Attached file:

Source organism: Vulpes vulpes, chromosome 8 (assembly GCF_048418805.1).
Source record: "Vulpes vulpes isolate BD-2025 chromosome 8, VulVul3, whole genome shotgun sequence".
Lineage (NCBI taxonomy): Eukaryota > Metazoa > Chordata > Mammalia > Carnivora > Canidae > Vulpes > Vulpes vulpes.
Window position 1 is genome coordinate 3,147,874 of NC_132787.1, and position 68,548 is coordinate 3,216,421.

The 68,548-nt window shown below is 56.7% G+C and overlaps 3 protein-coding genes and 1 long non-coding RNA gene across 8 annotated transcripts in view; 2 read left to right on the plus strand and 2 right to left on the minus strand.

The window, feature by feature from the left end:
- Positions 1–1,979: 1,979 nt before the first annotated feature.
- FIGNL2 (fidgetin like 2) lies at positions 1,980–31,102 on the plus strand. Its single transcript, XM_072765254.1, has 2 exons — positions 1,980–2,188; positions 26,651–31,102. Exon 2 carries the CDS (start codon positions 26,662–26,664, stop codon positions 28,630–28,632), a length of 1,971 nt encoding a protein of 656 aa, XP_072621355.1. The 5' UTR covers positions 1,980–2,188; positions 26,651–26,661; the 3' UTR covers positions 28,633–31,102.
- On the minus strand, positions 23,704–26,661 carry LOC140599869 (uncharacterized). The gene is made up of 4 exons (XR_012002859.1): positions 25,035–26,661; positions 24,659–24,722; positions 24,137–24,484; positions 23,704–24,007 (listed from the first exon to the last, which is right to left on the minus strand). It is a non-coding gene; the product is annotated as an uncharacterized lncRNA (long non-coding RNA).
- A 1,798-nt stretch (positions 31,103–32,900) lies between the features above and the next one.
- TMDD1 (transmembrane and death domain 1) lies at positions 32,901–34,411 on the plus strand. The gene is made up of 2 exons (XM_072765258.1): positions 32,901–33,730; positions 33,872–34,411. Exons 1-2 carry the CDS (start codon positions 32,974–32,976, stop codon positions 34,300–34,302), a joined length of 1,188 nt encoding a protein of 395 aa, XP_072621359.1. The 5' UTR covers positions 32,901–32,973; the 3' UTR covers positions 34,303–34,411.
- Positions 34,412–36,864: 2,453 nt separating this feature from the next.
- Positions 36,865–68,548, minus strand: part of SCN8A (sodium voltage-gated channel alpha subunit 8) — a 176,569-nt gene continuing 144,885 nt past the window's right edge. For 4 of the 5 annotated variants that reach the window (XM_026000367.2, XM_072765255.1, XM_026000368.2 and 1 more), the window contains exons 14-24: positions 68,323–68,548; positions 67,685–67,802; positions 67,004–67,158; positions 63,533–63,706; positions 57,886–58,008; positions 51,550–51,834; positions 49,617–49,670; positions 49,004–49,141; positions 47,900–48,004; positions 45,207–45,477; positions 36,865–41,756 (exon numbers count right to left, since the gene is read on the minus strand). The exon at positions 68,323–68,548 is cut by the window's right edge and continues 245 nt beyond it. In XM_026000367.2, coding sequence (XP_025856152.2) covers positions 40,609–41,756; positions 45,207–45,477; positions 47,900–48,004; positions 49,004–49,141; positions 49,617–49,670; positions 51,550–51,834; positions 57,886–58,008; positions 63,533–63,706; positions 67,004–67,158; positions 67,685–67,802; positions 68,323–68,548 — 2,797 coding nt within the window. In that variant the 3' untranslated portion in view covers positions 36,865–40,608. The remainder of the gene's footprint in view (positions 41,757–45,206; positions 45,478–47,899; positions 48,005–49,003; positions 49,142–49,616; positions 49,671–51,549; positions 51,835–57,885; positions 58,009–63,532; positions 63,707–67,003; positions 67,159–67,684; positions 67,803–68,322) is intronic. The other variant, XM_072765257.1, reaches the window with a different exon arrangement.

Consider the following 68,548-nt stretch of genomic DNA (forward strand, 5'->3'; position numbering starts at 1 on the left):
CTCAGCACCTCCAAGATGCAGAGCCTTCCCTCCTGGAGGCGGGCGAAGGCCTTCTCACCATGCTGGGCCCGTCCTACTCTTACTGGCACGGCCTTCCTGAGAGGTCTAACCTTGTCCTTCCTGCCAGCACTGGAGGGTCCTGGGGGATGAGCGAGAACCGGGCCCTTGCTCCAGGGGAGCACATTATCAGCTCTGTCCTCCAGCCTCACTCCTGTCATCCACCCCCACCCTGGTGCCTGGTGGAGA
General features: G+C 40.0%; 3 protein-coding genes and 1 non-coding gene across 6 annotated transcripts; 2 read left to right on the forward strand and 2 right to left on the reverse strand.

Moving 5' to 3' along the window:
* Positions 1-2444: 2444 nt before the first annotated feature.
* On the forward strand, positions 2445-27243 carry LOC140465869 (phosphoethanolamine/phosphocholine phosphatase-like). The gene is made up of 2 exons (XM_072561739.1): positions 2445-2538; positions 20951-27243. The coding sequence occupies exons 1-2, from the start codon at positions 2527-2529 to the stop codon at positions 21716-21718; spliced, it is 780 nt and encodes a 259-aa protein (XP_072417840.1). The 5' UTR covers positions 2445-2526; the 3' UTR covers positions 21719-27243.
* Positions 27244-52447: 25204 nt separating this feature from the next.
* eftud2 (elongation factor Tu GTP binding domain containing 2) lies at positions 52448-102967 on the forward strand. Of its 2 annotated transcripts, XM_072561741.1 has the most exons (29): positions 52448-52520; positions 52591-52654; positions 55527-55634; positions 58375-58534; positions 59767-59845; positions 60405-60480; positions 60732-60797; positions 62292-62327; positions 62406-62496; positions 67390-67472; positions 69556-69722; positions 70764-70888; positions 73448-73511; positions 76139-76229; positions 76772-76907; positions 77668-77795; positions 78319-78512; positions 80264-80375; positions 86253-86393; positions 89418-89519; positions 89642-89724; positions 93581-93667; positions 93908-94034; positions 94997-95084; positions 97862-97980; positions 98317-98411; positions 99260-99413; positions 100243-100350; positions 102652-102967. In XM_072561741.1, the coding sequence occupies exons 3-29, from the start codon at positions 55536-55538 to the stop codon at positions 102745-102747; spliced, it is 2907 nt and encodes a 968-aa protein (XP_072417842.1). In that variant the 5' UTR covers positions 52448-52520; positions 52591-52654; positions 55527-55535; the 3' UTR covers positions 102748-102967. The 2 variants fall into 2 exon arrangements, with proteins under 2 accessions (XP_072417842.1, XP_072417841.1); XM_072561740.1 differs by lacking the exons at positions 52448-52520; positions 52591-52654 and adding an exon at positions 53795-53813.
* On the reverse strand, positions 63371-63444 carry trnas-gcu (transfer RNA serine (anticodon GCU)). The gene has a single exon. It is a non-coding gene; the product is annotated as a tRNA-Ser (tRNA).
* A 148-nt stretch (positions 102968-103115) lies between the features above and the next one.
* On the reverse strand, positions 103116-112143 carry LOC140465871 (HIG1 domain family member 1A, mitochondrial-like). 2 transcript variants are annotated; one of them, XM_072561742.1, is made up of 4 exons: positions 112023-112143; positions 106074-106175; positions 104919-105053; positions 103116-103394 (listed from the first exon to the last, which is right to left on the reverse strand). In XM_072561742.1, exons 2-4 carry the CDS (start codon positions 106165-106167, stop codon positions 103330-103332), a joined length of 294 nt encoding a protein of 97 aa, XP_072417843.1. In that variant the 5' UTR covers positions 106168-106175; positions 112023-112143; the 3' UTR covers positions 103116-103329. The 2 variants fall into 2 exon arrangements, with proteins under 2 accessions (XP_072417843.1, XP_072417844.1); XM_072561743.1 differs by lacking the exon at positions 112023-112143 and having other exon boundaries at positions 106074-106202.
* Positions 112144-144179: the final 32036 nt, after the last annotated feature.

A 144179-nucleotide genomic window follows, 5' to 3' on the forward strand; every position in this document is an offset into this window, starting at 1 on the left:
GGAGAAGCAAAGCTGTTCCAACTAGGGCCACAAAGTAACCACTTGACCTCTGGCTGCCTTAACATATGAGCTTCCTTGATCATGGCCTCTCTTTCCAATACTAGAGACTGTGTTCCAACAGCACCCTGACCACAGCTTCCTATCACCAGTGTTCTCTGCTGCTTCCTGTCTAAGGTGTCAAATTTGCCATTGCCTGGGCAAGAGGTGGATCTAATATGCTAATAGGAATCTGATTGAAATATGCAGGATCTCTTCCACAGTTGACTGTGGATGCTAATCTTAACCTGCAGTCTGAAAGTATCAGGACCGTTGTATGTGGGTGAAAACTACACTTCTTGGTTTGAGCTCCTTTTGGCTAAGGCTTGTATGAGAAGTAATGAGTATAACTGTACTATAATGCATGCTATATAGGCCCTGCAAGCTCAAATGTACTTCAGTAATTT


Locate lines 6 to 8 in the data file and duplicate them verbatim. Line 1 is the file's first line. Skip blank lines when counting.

The window, feature by feature from the left end:
- Positions 1–1,979: 1,979 nt before the first annotated feature.
- FIGNL2 (fidgetin like 2) lies at positions 1,980–31,102 on the plus strand. Its single transcript, XM_072765254.1, has 2 exons — positions 1,980–2,188; positions 26,651–31,102. Exon 2 carries the CDS (start codon positions 26,662–26,664, stop codon positions 28,630–28,632), a length of 1,971 nt encoding a protein of 656 aa, XP_072621355.1. The 5' UTR covers positions 1,980–2,188; positions 26,651–26,661; the 3' UTR covers positions 28,633–31,102.